TECH TALK Deal­ing With Data Caps and Proxy Caches

THIS PAST MONTH, I did some­thing I’ve never man­aged be­fore: I went over the 1TB data al­lowance that comes with my In­ter­net ser­vice. There was no fee—this time—but my data use has been on an up­ward track for decades, and it’s only a mat­ter of time be­fore 1

Maximum PC - - QUICKSTART - Jarred Wal­ton Jarred Wal­ton has been a PC and gam­ing en­thu­si­ast for over 30 years.

My In­ter­net speeds in­creased from 20Mb/s to 300Mb/s over the past 15 years. In that same pe­riod, PC games moved from CDs and DVDs to dig­i­tal down­loads, and 2–6GB in­stalls to 50GB and more. Video driv­ers can up­date sev­eral times a month, at 400MB a pop. Cut the cable TV and move to stream­ing video, and that can be hun­dreds of GB ev­ery month, with 4K streams us­ing even more. Don’t for­get to back up all your data in the cloud, which in my case hap­pens over a pal­try 12Mb/s up­stream con­nec­tion.

I’ve never liked the idea of data caps, and look­ing at smart­phones only re­in­forces how bad it can get. 4G/LTE can down­load at speeds of sev­eral hun­dred Mb/s, but most “un­lim­ited” plans throt­tle your speed af­ter 22GB per month of data. You could ex­ceed that in just over 30 min­utes. It’s not that you’d nor­mally chew through that much data on a smart­phone, but the tele­coms love this sort of pric­ing model, and would be happy to ap­ply it to high-speed In­ter­net con­nec­tions. And in the post-net neu­tral­ity world, pay­ing more for my In­ter­net seems in­evitable.

With mul­ti­ple PCs for test­ing pur­poses, each grab­bing the same game patches and Win­dows 10 up­dates, it can add up to hun­dreds of GB per month. Not con­tent to sit back and watch the data us­age con­tinue to climb, I took mat­ters into my own hands, and set up a re­verse proxy cache. I put to­gether a PC with a 1TB SSD cache, and looked for so­lu­tions.

There are a few prob­lems, like the fact that most web traf­fic is now HTTPS (SSL en­crypted), so a proxy can’t do any­thing to cache fre­quently ac­cessed web pages. Even for non-en­crypted files, con­tent de­liv­ery net­works (CDNs) mean you could get the same file from mul­ti­ple sources. Thank­fully, smart peo­ple have done a lot a lot to ad­dress such prob­lems, and Steam­cache, Steam-Squid, Lan­cache, and other open-source projects re­duce the amount of work.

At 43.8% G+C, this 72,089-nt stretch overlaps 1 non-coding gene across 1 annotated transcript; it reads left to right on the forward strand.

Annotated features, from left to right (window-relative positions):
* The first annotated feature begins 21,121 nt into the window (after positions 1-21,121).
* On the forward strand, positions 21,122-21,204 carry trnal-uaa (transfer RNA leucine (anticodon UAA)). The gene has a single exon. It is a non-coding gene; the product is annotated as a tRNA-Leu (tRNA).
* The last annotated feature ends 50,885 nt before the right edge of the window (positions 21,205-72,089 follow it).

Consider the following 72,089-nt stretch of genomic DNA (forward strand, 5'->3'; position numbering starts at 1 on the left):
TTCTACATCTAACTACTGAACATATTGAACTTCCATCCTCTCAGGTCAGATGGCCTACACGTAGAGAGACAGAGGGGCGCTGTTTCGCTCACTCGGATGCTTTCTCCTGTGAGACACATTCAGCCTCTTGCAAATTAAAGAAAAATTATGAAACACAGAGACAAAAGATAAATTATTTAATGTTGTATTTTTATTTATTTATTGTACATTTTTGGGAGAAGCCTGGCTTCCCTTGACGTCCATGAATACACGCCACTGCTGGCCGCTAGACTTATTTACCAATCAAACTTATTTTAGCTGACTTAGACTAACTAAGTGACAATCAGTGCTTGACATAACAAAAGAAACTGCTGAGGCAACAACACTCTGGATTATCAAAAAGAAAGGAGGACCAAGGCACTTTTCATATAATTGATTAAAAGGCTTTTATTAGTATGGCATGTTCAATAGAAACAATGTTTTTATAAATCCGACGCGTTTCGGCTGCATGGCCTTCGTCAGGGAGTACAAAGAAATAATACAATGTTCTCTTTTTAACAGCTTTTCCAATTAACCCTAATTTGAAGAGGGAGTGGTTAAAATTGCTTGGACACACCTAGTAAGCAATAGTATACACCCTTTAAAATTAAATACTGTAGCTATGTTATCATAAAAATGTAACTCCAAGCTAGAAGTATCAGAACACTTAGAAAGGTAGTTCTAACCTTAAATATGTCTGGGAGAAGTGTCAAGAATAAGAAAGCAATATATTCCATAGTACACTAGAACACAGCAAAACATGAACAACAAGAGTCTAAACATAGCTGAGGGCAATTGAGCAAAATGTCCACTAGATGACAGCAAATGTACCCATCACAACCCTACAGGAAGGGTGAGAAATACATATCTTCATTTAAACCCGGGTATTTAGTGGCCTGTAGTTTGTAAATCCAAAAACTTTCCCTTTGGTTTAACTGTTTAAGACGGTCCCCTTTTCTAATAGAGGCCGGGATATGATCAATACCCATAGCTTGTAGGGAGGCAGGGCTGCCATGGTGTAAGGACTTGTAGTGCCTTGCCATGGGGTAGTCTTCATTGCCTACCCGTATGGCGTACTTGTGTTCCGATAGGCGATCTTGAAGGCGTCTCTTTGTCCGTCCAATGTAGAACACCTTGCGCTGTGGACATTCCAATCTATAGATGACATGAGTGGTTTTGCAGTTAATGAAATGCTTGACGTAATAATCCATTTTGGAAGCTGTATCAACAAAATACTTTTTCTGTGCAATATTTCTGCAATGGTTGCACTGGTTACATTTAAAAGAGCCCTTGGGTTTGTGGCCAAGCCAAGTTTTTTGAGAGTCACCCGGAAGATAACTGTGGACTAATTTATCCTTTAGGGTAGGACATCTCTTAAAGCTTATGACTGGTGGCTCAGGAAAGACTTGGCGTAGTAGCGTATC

I ended up run­ning De­bian Linux with Lan­cache in­stalled. It al­most worked. Or rather, it al­most worked with­out a bunch of ad­di­tional futz­ing about, and now sev­eral days later it mostly works. My main prob­lem is my ISP, which runs its own Steam proxy cache. That wouldn’t be so bad, ex­cept it uses SSL en­cryp­tion (un­like Steam’s nor­mal CDNs), so my own proxy would get di­rected to the ISP proxy, open an SSL con­nec­tion, and not cache any of the re­sult­ing files. The so­lu­tion was to block my sys­tem from see­ing the ISP prox­ies, but that’s not a per­fect so­lu­tion—Steam down­loads hap­pen at about 50–100Mb/s, for ex­am­ple. At least Ori­gin, UPlay, Bl­iz­zard, and sev­eral other gam­ing plat­forms work fine, along with Mi­crosoft’s Win­dows Up­date servers.

Still, I find it grat­ing that my ISP wants to limit its ex­ter­nal data use by run­ning a Steam proxy cache, yet in do­ing so it in­ter­feres with my own at­tempts to do the same thing. Even more ir­ri­tat­ing is the data cap in the first place. Yes, I’m in the top 1 per­cent of data users, I’m sure of that. Maybe I should be charged ex­tra… ex­cept I’m al­ready pay­ing $30 per month for a faster In­ter­net con­nec­tion. I can choose from In­ter­net speeds of 15Mb/s to 400Mb/s, but all of those in­clude the same 1TB data cap. You could the­o­ret­i­cally down­load 1TB in about a week with a 15Mb/s con­nec­tion, while the 60Mb/s con­nec­tion would only take a day and a half. My 300Mb/s con­nec­tion? I could blow through my en­tire data al­lowance in one work­ing day of eight hours.

There’s no truly un­lim­ited 1Gb/s con­nec­tion in my area. There’s only one other ISP as well, ex­cept it’s a DSL provider with speeds that top out at 40Mb/s. End­ing net neu­tral­ity is not go­ing to help peo­ple like me who are stuck with a sin­gle provider.

I could blow through my en­tire data al­lowance in one work­ing day of eight hours.

Are rou­tine data cap over­charges the fu­ture of our post-net neu­tral­ity In­ter­net?

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